Nearly every equity market in the world saw solid returns this year, and the U.S. is no exception. The is on pace for its best year since 2013, with a nearly 20 percent gain, year to date; the Dow Jones industrial average achieved a record number of all-time highs.
The upside is likely continue across international markets next year by several technical measures, according to a new analysis from Katie Stockton, chief technical strategist at BTIG.
Long-term momentum in the S&P 500 and across "most world equity indices" is strong, Stockton wrote, though on a relative basis the U.S. has given up its leadership to emerging markets and Europe, Australasia and Far East benchmarks after several years of outperformance.
"We expect this trend to become more obvious in 2018, with many international markets poised to exhibit upside leadership," she wrote.
Here are four charts from Stockton's year-end report, which she examined Tuesday on CNBC's "Trading Nation," that show the strength could continue in the U.S. and around the world in 2018.
The S&P 500 benchmark large-cap index gains this year have been "all about momentum," Stockton said, and the market at current levels is just below all-time highs, digesting recent gains in a near-term consolidation phase she pointed out, but momentum is still solidly in place.
"I've been likening this market to 2013, in that it had this almost uninterrupted uptrend, barely ever a pullback, and yet still maintained that strength. I attribute that to the breadth behind the market, or the market participation," she said Tuesday.
The cumulative advance-decline line, a gauge of market breadth, measures the number of stocks advancing against the number of stocks declining. Traditionally, in a market rally, this represents how broad-based the participation is, or whether a rally is a so-called narrow upward march.
"This market has been highly criticized for having narrow leadership. But in actuality, while leadership has indeed been narrow, in fact when you look at the breadth behind the market, it's been quite strong and expanding most of the year," Stockton said on "Trading Nation."
Indeed, the market has been "criticized" for top-heavy leadership. But Stockton said the breadth has shown "no signs of exhaustion, no negative divergences. That would be an issue heading into the new year, but because we've had that broad participation, it is something that can persist, and suggests that the uptrend still has legs to it."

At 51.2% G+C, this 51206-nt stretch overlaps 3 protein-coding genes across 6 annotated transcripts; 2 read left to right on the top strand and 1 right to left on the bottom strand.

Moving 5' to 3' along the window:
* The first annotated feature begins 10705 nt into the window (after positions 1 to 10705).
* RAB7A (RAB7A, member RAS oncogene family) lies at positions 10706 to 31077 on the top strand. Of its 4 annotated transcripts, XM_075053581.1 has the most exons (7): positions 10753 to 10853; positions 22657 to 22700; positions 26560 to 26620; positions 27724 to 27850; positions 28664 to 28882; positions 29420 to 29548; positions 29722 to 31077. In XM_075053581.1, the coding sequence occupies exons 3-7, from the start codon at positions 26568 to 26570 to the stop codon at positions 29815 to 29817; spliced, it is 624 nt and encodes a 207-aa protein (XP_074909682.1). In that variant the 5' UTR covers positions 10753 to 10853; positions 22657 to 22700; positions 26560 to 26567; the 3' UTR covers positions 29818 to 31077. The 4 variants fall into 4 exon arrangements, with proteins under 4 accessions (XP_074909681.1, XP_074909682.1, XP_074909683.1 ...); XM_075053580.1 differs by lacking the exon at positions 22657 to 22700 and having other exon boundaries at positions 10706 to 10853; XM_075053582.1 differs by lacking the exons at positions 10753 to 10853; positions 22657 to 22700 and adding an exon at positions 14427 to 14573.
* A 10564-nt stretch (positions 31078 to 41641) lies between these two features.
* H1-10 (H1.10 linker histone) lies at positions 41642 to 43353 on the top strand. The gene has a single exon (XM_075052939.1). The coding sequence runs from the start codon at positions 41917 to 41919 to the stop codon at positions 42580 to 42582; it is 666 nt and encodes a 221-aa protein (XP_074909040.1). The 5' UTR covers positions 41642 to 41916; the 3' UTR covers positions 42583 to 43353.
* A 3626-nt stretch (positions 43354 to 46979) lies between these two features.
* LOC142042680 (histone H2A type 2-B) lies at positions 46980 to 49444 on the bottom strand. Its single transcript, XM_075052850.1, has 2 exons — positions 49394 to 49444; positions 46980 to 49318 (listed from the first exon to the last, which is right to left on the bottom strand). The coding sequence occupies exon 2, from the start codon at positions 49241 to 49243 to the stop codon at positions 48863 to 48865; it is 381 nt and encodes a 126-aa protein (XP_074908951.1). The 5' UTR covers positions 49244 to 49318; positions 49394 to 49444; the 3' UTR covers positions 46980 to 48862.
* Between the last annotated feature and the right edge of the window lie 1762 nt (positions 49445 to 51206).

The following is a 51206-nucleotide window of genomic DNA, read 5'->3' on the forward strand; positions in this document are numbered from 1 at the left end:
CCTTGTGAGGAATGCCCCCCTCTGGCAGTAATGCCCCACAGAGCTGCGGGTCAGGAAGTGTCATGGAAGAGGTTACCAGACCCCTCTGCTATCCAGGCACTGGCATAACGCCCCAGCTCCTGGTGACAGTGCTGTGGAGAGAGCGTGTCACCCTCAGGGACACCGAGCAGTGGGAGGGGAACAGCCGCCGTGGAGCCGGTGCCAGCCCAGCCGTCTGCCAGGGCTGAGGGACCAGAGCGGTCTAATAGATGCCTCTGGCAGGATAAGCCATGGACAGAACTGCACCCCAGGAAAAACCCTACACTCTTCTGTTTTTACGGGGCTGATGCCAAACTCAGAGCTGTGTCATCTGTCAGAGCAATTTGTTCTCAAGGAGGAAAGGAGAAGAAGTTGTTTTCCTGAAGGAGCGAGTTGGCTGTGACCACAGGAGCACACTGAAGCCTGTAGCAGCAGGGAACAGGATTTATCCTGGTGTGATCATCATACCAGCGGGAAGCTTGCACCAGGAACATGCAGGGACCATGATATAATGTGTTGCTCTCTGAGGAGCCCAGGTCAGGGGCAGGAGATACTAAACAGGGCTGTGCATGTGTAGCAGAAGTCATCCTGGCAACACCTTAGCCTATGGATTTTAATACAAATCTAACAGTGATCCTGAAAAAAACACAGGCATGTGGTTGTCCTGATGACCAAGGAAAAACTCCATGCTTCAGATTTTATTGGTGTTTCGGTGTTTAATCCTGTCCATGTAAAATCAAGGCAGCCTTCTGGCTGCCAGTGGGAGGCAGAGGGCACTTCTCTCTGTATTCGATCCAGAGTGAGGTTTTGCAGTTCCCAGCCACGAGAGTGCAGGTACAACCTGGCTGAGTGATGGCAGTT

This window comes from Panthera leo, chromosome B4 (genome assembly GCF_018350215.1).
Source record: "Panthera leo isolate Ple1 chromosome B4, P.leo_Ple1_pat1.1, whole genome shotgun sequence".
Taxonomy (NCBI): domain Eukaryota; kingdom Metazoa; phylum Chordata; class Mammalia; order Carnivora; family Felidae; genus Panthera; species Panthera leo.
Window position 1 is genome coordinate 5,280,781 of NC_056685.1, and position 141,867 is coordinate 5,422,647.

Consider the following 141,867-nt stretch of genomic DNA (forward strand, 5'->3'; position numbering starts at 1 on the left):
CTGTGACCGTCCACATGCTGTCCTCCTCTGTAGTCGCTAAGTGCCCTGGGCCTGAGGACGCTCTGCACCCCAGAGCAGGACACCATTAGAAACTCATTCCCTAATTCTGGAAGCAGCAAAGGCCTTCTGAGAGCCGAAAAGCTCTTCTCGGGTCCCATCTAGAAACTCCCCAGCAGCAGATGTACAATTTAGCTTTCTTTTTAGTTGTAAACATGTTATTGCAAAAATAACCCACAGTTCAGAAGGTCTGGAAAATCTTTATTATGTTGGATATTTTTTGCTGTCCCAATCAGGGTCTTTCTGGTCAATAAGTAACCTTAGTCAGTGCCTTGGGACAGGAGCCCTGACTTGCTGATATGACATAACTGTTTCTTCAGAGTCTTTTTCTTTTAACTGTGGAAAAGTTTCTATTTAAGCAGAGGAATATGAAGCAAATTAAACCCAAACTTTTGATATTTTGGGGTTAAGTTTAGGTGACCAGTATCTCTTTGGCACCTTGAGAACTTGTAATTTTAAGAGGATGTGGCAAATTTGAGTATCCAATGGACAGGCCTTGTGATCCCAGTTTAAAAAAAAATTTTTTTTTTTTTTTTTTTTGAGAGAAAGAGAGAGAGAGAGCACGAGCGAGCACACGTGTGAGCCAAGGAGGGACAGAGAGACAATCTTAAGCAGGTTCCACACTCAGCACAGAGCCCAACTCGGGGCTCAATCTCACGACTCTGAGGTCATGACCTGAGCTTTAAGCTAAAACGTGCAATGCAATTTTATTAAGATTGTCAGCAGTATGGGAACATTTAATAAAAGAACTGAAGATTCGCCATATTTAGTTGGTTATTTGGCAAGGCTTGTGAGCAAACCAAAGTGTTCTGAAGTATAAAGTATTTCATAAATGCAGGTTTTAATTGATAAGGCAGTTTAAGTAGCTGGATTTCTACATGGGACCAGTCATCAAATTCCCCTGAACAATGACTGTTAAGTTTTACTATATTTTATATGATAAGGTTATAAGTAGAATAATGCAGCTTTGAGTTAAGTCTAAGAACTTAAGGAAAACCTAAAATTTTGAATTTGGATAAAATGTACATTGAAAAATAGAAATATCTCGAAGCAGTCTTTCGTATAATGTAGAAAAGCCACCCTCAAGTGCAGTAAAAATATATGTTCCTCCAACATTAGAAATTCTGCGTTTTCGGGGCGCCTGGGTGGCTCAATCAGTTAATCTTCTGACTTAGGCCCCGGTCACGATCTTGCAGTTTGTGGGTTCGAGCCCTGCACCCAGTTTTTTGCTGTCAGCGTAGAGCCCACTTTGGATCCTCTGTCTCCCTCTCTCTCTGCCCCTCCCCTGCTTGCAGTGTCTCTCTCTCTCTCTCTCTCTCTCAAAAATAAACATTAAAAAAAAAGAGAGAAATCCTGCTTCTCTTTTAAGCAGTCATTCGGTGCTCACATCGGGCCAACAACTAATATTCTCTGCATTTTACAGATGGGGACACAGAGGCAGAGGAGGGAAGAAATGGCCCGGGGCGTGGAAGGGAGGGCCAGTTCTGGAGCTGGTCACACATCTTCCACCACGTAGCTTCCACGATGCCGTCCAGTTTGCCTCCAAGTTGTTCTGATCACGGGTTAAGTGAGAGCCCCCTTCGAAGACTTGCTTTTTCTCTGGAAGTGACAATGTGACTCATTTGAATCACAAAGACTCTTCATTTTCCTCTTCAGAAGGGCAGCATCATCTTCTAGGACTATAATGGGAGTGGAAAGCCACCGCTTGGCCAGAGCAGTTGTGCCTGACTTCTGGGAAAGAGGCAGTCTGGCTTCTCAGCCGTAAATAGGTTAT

The benchmark Japanese index earlier this year posted its longest-ever winning streak, and Stockton sees more upside ahead.
"I think it already has broken out, and this is probably one of the most exciting charts in my opinion going into the new year, in that we've seen the Nikkei 225 clear resistance from the year 2000," she said, pointing to a chart of the index.
"This breakout that we've seen does bode well for not only intermediate-term upside follow-through, but long-term upside follow-through in the same way that we saw in the U.S. The S&P 500 of course broke out in 2013, and the Nasdaq composite had broken out as well, and saw instant follow-through on the back of those breakouts. So I think this is very exciting," she said, and said this bodes well not only for Japanese stocks on an absolute basis but relative to the U.S., too.
Though the long-term relative downtrend between the ETF — which tracks large- and midcap developed markets outside of the U.S. and Canada — and the S&P 500 is still in place, this year has seen what Stockton calls a "loss of downside momentum," as some international markets have strengthened relative to the U.S.
"It's somewhat subtle, you can see it a bit more obviously in emerging markets on a relative basis, but I do think with the breakout that we saw in the Japanese stocks, combined with this loss of downside momentum in relative terms for global markets, I think it bodes well for a lasting turnaround, where we actually see the U.S. relinquish its leadership stronghold that it's had for several years," she said.